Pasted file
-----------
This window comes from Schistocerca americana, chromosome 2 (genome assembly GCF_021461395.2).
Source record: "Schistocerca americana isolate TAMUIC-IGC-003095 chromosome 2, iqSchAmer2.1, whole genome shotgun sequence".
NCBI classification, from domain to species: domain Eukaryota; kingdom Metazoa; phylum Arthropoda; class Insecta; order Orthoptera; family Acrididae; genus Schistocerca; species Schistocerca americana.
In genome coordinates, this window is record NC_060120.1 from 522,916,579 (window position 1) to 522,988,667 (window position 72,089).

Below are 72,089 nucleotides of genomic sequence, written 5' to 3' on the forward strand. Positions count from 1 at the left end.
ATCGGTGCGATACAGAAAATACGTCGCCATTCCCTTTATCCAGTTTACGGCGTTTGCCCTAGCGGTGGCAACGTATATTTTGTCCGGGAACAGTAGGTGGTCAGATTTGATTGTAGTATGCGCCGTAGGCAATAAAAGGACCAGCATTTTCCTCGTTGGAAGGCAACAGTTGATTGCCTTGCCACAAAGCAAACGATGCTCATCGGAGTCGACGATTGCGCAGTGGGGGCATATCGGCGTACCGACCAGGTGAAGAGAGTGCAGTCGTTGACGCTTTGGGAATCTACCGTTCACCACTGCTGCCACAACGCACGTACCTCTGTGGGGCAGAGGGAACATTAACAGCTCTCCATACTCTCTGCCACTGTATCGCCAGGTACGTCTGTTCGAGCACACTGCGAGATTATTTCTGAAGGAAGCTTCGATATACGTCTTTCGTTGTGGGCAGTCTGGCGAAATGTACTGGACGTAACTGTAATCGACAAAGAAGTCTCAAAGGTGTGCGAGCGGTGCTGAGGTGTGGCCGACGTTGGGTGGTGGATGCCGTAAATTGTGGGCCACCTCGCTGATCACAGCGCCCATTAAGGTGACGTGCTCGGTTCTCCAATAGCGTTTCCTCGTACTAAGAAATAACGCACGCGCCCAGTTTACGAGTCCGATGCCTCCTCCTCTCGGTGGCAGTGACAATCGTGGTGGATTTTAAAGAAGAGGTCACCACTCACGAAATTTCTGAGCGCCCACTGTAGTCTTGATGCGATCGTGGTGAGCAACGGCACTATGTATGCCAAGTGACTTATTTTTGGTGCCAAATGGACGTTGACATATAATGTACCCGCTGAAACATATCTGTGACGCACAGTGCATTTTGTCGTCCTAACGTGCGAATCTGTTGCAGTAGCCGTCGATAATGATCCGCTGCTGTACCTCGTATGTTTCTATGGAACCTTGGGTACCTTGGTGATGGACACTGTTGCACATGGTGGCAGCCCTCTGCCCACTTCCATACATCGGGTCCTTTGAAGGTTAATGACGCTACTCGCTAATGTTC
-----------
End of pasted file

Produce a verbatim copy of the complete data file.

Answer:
This window comes from Schistocerca americana, chromosome 2 (genome assembly GCF_021461395.2).
Source record: "Schistocerca americana isolate TAMUIC-IGC-003095 chromosome 2, iqSchAmer2.1, whole genome shotgun sequence".
NCBI classification, from domain to species: domain Eukaryota; kingdom Metazoa; phylum Arthropoda; class Insecta; order Orthoptera; family Acrididae; genus Schistocerca; species Schistocerca americana.
In genome coordinates, this window is record NC_060120.1 from 522,916,579 (window position 1) to 522,988,667 (window position 72,089).

Below are 72,089 nucleotides of genomic sequence, written 5' to 3' on the forward strand. Positions count from 1 at the left end.
ATCGGTGCGATACAGAAAATACGTCGCCATTCCCTTTATCCAGTTTACGGCGTTTGCCCTAGCGGTGGCAACGTATATTTTGTCCGGGAACAGTAGGTGGTCAGATTTGATTGTAGTATGCGCCGTAGGCAATAAAAGGACCAGCATTTTCCTCGTTGGAAGGCAACAGTTGATTGCCTTGCCACAAAGCAAACGATGCTCATCGGAGTCGACGATTGCGCAGTGGGGGCATATCGGCGTACCGACCAGGTGAAGAGAGTGCAGTCGTTGACGCTTTGGGAATCTACCGTTCACCACTGCTGCCACAACGCACGTACCTCTGTGGGGCAGAGGGAACATTAACAGCTCTCCATACTCTCTGCCACTGTATCGCCAGGTACGTCTGTTCGAGCACACTGCGAGATTATTTCTGAAGGAAGCTTCGATATACGTCTTTCGTTGTGGGCAGTCTGGCGAAATGTACTGGACGTAACTGTAATCGACAAAGAAGTCTCAAAGGTGTGCGAGCGGTGCTGAGGTGTGGCCGACGTTGGGTGGTGGATGCCGTAAATTGTGGGCCACCTCGCTGATCACAGCGCCCATTAAGGTGACGTGCTCGGTTCTCCAATAGCGTTTCCTCGTACTAAGAAATAACGCACGCGCCCAGTTTACGAGTCCGATGCCTCCTCCTCTCGGTGGCAGTGACAATCGTGGTGGATTTTAAAGAAGAGGTCACCACTCACGAAATTTCTGAGCGCCCACTGTAGTCTTGATGCGATCGTGGTGAGCAACGGCACTATGTATGCCAAGTGACTTATTTTTGGTGCCAAATGGACGTTGACATATAATGTACCCGCTGAAACATATCTGTGACGCACAGTGCATTTTGTCGTCCTAACGTGCGAATCTGTTGCAGTAGCCGTCGATAATGATCCGCTGCTGTACCTCGTATGTTTCTATGGAACCTTGGGTACCTTGGTGATGGACACTGTTGCACATGGTGGCAGCCCTCTGCCCACTTCCATACATCGGGTCCTTTGAAGGTTAATGACGCTACTCGCTAATGTTC